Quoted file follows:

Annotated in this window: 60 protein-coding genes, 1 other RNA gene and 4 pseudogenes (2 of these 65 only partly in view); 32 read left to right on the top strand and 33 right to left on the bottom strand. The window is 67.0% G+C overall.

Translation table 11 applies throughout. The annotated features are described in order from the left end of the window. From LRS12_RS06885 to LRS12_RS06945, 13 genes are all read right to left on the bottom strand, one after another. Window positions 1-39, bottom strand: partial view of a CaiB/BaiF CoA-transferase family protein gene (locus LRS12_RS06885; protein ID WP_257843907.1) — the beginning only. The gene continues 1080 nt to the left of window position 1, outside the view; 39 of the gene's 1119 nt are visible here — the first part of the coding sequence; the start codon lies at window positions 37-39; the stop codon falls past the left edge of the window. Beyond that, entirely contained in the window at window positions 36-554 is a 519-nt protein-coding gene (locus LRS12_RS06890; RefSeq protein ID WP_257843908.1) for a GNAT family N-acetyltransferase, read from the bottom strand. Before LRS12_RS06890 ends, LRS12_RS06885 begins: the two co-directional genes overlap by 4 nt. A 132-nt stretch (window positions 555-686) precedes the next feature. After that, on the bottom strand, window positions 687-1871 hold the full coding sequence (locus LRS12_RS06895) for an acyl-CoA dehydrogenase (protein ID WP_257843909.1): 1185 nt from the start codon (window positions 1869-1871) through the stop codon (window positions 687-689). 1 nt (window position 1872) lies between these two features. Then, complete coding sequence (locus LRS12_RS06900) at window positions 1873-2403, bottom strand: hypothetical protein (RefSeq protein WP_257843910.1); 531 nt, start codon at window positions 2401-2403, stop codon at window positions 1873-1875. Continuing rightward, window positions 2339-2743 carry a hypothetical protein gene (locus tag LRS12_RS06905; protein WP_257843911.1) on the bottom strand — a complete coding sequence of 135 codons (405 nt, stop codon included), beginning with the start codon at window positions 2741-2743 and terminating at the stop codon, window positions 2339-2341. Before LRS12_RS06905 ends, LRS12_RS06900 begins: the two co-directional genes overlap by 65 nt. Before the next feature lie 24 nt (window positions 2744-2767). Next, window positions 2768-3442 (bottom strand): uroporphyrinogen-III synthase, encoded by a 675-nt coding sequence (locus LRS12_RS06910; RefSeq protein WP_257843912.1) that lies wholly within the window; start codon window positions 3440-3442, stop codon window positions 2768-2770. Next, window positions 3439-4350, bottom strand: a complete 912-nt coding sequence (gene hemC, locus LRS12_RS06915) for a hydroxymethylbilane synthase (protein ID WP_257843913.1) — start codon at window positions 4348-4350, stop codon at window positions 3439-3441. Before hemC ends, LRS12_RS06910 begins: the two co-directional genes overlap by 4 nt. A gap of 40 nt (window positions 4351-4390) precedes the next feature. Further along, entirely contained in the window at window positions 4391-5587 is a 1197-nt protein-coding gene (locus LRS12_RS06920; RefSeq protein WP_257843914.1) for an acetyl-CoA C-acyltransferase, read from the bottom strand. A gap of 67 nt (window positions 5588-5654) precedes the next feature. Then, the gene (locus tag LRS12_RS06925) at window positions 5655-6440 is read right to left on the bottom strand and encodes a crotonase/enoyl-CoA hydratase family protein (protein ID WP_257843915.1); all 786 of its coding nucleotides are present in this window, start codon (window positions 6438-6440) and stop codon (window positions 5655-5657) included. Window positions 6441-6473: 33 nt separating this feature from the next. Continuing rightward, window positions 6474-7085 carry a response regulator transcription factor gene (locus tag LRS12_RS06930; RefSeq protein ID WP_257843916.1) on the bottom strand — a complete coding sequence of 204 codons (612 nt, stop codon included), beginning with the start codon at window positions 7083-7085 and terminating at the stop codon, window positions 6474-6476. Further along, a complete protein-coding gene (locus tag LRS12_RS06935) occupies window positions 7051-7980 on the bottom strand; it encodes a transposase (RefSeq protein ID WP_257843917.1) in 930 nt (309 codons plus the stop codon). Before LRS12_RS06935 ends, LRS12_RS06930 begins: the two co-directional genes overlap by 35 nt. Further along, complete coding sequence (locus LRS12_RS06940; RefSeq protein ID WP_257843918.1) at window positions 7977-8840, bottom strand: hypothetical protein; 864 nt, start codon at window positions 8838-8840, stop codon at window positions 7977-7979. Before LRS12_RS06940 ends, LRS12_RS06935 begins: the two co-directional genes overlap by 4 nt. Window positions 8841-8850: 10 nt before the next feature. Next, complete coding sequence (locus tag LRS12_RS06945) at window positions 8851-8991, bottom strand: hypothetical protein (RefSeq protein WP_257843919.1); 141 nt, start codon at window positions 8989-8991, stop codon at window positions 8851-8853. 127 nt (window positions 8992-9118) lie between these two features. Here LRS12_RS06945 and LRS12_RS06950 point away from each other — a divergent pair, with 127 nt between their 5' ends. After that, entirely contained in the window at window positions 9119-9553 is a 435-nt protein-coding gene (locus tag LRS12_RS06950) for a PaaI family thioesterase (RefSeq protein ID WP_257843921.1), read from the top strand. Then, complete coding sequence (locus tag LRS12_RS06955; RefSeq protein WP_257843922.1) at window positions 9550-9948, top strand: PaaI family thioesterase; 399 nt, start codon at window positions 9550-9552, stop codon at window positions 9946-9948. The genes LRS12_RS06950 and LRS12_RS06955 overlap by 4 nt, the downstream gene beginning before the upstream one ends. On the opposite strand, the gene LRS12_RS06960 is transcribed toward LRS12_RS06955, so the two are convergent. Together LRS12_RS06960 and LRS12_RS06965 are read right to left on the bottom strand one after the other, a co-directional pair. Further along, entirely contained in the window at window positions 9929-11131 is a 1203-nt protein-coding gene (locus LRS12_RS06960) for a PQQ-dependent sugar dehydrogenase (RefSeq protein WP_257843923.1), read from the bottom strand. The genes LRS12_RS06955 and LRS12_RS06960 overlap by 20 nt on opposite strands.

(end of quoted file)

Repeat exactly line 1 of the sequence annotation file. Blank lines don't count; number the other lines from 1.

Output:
Annotated in this window: 60 protein-coding genes, 1 other RNA gene and 4 pseudogenes (2 of these 65 only partly in view); 32 read left to right on the top strand and 33 right to left on the bottom strand. The window is 67.0% G+C overall.